Three silversword plants growing in a greenhouse at Haleakala National Park will be taking a trip to South Korea for display in the Goyang International Horticulture Show from Thursday to May 11.
The unique federally "threatened" species, found only on the upper slopes of Haleakala, will be part of the County of Maui's booth at the horticulture show, a news release from Mayor Alan Arakawa's office said Tuesday.
The booth also will focus on Maui's rain forests, beaches and tropical flowers.
Haleakala silverswords are inspected by Lance Otsubo (second from right) of the U.S. Agriculture Department Plant Protection and Quarantine program. Joining Otsubo are Teena Rasmussen (from left), director of the Mayor’s Office of Economic Development; floral designer Asa Ige; and Haleakala National Park botanist Steve Anderson. Silverswords will be shipped to South Korea for the Goyang International Horticulture Show that runs from Thursday to May 11.
County of Maui / LOIS WHITNEY photo
Asa Ige has been hired to design the booth and to travel to South Korea with the silversword plants, the news release said. Hawaiian Airlines is flying the plants to South Korea without charge.
Haleakala National Park Ranger Stephen Anderson will be attending the show as well, answering questions about the silversword, or ahinahina, ongoing research to protect the plant, and ecosystem management efforts to spur recovery.
Arakawa said that Goyang, Maui County's sister city, has been interested in displaying the silversword "from the moment we became a sister city back in 2011."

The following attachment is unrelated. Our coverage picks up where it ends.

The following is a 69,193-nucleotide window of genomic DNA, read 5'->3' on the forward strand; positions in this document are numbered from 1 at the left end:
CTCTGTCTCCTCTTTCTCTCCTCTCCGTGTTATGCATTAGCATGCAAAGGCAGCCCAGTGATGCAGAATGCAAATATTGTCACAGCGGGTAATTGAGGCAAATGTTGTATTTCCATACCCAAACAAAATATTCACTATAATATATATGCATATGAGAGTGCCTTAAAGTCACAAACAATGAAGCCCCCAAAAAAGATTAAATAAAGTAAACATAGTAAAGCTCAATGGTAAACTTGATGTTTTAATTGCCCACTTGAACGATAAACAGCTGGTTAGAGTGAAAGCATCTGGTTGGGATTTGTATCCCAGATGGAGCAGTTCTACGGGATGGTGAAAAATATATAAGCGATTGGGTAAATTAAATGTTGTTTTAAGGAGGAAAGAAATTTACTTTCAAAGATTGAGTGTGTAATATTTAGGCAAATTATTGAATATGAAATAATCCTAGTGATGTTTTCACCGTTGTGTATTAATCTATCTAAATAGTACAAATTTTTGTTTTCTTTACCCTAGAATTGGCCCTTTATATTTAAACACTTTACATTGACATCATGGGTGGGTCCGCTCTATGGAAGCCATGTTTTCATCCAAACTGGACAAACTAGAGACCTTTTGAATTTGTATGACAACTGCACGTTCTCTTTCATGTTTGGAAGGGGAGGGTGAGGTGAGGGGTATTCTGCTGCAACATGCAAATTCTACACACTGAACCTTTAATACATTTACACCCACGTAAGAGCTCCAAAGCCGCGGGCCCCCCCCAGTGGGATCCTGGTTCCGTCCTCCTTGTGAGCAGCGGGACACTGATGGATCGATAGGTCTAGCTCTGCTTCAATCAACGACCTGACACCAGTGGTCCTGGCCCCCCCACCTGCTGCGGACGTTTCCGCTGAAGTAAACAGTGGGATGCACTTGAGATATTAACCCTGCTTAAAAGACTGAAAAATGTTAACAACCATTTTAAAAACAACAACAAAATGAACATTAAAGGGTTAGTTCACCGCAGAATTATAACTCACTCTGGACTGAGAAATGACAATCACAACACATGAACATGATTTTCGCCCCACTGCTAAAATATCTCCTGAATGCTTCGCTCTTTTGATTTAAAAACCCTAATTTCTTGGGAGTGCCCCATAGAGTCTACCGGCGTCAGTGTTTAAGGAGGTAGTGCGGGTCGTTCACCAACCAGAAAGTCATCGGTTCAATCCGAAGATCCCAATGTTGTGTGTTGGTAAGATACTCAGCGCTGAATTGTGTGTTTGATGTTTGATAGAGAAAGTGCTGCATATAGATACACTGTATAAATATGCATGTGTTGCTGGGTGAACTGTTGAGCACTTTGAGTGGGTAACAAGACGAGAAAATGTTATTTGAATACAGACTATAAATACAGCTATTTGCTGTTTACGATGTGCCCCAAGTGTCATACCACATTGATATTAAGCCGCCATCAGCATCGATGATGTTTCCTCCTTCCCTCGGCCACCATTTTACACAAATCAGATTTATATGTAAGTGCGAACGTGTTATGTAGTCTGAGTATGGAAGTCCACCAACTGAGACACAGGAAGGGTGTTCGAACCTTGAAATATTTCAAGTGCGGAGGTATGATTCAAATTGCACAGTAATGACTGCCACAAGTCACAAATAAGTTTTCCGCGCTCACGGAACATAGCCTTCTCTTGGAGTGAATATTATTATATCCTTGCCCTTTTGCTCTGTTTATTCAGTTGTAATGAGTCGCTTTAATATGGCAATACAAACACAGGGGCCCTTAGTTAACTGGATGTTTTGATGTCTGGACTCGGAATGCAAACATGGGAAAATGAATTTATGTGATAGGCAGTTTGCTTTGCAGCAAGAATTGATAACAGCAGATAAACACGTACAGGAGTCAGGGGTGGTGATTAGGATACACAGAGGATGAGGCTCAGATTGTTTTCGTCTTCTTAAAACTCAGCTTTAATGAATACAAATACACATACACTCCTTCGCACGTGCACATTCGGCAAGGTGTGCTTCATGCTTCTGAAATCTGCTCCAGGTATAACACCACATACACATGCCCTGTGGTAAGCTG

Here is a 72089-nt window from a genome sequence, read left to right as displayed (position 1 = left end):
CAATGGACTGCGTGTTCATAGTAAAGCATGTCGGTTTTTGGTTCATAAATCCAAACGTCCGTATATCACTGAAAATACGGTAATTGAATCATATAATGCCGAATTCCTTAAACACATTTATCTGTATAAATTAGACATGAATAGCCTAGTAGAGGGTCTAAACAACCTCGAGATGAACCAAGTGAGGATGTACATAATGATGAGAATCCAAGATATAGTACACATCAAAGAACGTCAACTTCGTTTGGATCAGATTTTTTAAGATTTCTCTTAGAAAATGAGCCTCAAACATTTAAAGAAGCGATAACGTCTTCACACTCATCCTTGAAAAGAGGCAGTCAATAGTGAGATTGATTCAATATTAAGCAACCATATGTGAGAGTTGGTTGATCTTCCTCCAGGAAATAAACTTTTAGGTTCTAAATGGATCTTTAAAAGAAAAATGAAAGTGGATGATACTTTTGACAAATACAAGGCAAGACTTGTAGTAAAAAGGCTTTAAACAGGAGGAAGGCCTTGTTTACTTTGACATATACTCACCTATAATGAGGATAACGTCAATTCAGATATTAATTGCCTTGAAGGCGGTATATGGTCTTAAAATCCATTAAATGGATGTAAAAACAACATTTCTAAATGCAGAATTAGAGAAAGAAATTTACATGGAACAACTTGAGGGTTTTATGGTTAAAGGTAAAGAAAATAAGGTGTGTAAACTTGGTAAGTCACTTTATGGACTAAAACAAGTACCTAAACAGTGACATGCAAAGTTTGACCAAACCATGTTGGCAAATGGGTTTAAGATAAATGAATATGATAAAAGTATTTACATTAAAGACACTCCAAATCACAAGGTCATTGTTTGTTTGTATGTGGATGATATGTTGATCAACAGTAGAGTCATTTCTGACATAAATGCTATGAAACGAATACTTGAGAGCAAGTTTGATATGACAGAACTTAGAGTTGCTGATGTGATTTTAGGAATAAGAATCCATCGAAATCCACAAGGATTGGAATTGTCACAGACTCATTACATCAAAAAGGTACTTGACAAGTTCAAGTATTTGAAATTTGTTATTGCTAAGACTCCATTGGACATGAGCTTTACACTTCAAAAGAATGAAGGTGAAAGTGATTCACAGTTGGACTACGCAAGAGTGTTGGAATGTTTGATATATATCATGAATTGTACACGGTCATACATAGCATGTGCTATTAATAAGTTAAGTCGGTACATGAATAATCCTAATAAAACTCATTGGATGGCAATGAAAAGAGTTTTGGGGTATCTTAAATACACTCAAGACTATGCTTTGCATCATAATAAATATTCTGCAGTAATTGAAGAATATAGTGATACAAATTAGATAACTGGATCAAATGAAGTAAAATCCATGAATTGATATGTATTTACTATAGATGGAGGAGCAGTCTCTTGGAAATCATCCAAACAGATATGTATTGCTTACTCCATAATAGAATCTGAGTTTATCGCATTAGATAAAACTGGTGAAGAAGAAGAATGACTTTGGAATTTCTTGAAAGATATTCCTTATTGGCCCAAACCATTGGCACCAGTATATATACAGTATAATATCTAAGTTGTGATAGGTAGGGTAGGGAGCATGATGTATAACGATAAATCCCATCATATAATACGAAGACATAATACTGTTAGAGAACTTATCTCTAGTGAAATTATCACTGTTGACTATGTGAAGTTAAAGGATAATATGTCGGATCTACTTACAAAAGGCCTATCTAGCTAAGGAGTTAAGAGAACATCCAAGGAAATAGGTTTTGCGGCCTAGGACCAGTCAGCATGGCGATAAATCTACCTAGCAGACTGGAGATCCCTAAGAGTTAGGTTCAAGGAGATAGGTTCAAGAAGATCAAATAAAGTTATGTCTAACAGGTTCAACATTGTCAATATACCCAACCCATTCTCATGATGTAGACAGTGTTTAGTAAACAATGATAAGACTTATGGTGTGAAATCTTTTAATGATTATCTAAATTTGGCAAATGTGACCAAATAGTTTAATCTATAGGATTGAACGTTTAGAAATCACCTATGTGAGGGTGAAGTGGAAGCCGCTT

It was not easy to obtain permits to send the three plants overseas. Teena Rasmussen, director of the Mayor's Office of Economic Development, said it took the county nine months to obtain permits from the National Park Service, U.S. Fish & Wildlife Service and U.S. Department of Agriculture.
She added that this is the first time since 1992, when the plant was listed as a threatened species, that silversword plants have been shipped abroad.
Haleakala National Park Superintendent Natalie Gates noted that the three plants were grown in the park greenhouse and were not removed from the wild. They are part of an experiment testing the effects of climate change on native vegetation.
"The plants were not collected from natural habitat for this exhibit since all natural and cultural resources in the park are protected and cannot be removed," Gates said. "The Goyang Flower Show allows the park to introduce this amazing species to an international audience and highlights the important role national parks worldwide play in protecting biodiversity."
The silverswords will be returned to the park after the show and will be used in park environmental education programs, the news release said.
In what is characterized by U.S. Geological Survey scientists as a "bloom and doom" process, the plant grows anywhere from 20 to 90 years before flowering. Once the plant flowers, or reaches adulthood, it disperses its seed and dies shortly after.
"The silversword is an important native plant, culturally and ecologically for Maui, and we are proud to share it with the people of Goyang," Arakawa said. "South Korean visitors are known for their love of hiking, wildlife and the outdoors so this is also an important outreach for our tourism industry. This is truly a great opportunity to help preserve this beautiful plant while educating the world about the impacts of climate change on our environment, especially on rare and fragile plants like this."